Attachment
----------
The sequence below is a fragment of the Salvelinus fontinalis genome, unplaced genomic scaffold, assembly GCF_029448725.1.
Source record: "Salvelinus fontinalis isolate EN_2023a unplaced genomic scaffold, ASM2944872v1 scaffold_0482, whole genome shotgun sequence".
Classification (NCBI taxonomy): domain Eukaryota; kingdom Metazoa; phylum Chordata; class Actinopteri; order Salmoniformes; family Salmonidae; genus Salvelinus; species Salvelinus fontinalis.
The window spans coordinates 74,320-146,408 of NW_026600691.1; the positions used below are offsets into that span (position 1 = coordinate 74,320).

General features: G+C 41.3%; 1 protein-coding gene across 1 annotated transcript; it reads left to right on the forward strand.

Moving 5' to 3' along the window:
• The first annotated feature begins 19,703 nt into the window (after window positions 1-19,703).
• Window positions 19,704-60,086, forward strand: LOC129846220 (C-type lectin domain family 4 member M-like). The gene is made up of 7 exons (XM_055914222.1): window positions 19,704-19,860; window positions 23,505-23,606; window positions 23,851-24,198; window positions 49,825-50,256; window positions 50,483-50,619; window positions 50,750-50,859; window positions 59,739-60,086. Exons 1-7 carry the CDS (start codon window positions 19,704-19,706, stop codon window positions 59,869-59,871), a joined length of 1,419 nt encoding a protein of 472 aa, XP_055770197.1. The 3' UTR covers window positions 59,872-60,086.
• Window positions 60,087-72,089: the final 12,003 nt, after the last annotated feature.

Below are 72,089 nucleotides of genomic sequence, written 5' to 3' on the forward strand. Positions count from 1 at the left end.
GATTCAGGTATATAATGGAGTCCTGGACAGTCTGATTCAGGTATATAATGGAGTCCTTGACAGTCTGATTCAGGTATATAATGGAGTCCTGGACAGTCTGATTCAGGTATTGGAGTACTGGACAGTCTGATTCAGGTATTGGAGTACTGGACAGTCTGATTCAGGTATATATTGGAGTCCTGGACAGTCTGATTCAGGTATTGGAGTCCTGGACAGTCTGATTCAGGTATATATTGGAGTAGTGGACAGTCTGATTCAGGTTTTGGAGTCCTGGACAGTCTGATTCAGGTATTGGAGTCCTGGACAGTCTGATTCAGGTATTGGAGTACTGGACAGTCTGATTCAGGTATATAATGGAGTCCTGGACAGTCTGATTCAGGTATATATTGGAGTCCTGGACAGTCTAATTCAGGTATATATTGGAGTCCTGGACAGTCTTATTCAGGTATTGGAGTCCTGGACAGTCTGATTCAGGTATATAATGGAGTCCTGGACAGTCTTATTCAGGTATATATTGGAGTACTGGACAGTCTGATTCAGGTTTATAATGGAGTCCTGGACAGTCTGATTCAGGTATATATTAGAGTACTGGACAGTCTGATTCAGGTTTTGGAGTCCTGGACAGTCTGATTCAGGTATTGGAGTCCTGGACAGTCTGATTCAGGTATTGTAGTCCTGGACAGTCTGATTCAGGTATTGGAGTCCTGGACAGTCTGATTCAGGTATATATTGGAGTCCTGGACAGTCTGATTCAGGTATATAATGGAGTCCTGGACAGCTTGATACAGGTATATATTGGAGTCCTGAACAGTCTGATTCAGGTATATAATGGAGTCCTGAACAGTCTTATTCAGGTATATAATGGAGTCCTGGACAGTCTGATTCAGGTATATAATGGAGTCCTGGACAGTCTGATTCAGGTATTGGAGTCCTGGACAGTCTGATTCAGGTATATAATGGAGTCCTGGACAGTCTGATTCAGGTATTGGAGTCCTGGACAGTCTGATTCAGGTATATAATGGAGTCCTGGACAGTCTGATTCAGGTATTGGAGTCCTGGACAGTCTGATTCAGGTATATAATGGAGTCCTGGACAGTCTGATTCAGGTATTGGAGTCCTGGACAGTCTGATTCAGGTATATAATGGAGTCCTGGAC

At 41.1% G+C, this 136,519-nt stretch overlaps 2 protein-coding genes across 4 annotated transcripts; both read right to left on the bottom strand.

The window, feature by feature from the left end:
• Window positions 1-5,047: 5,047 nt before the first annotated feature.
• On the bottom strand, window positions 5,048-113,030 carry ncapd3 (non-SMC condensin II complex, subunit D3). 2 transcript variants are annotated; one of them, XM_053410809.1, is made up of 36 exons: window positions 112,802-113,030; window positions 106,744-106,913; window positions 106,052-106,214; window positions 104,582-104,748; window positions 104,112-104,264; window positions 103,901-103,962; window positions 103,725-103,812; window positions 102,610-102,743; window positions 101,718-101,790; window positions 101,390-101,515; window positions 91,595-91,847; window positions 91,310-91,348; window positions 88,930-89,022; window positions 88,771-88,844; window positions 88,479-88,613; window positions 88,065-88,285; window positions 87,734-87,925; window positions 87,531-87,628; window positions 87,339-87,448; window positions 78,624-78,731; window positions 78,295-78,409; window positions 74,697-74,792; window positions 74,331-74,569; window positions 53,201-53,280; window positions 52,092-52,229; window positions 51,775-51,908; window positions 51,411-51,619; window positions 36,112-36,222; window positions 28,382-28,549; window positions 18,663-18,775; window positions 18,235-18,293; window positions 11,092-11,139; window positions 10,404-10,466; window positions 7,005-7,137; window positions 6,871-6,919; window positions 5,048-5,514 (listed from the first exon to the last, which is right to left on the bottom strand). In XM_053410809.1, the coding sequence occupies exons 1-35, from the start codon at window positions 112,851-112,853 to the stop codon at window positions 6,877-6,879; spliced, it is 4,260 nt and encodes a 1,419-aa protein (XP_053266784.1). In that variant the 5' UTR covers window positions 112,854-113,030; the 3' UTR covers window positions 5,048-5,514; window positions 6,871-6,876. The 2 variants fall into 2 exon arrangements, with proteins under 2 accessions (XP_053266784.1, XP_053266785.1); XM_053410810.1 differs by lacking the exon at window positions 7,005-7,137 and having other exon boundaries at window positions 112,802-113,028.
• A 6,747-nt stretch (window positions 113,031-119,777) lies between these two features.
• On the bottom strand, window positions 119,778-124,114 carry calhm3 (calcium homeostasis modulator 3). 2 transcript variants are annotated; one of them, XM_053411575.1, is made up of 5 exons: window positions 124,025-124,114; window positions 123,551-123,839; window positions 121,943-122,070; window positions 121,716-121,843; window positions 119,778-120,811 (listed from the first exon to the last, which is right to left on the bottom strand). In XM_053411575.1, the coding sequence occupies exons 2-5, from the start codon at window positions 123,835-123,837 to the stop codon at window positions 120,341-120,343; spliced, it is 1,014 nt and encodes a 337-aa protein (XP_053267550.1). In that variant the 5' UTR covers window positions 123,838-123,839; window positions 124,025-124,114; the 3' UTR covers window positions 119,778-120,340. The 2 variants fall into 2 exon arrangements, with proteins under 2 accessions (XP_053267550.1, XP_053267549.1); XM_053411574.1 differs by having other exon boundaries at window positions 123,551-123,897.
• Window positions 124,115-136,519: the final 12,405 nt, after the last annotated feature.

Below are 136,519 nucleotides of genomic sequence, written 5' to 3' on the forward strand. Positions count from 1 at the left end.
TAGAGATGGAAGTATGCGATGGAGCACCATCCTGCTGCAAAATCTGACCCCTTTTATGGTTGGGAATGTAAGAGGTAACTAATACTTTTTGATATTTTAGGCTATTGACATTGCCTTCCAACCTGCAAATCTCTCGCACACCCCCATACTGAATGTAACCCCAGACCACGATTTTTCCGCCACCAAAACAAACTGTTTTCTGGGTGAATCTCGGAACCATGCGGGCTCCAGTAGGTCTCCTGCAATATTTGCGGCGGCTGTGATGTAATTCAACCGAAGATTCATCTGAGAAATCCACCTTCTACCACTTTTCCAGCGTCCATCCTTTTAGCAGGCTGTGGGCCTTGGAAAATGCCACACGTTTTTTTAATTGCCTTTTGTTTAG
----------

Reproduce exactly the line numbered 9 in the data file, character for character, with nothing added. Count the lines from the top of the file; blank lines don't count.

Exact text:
• Window positions 60,087-72,089: the final 12,003 nt, after the last annotated feature.